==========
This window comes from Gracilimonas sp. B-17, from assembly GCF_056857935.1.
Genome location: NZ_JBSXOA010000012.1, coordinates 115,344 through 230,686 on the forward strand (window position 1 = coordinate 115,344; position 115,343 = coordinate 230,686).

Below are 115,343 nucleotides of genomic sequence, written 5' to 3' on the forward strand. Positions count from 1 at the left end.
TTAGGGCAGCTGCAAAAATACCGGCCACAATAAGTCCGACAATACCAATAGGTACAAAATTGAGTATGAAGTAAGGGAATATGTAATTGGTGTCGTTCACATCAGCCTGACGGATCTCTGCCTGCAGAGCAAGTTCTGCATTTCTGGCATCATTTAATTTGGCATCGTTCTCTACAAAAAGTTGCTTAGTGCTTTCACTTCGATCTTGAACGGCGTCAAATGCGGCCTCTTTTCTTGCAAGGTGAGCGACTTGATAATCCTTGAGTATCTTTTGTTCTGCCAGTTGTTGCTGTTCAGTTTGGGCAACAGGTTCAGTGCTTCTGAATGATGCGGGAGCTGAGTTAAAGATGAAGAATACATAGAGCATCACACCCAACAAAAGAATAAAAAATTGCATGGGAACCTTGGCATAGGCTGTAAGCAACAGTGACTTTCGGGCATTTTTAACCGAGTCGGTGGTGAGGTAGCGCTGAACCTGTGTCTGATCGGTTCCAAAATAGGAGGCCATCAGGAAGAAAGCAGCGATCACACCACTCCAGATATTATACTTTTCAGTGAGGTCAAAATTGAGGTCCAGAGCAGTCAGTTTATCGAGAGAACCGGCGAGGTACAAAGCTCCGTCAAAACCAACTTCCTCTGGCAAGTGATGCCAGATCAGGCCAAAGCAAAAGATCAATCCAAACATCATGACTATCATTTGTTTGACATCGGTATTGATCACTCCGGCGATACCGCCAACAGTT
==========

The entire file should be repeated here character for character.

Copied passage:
This window comes from Gracilimonas sp. B-17, from assembly GCF_056857935.1.
Genome location: NZ_JBSXOA010000012.1, coordinates 115,344 through 230,686 on the forward strand (window position 1 = coordinate 115,344; position 115,343 = coordinate 230,686).

Below are 115,343 nucleotides of genomic sequence, written 5' to 3' on the forward strand. Positions count from 1 at the left end.
TTAGGGCAGCTGCAAAAATACCGGCCACAATAAGTCCGACAATACCAATAGGTACAAAATTGAGTATGAAGTAAGGGAATATGTAATTGGTGTCGTTCACATCAGCCTGACGGATCTCTGCCTGCAGAGCAAGTTCTGCATTTCTGGCATCATTTAATTTGGCATCGTTCTCTACAAAAAGTTGCTTAGTGCTTTCACTTCGATCTTGAACGGCGTCAAATGCGGCCTCTTTTCTTGCAAGGTGAGCGACTTGATAATCCTTGAGTATCTTTTGTTCTGCCAGTTGTTGCTGTTCAGTTTGGGCAACAGGTTCAGTGCTTCTGAATGATGCGGGAGCTGAGTTAAAGATGAAGAATACATAGAGCATCACACCCAACAAAAGAATAAAAAATTGCATGGGAACCTTGGCATAGGCTGTAAGCAACAGTGACTTTCGGGCATTTTTAACCGAGTCGGTGGTGAGGTAGCGCTGAACCTGTGTCTGATCGGTTCCAAAATAGGAGGCCATCAGGAAGAAAGCAGCGATCACACCACTCCAGATATTATACTTTTCAGTGAGGTCAAAATTGAGGTCCAGAGCAGTCAGTTTATCGAGAGAACCGGCGAGGTACAAAGCTCCGTCAAAACCAACTTCCTCTGGCAAGTGATGCCAGATCAGGCCAAAGCAAAAGATCAATCCAAACATCATGACTATCATTTGTTTGACATCGGTATTGATCACTCCGGCGATACCGCCAACAGTT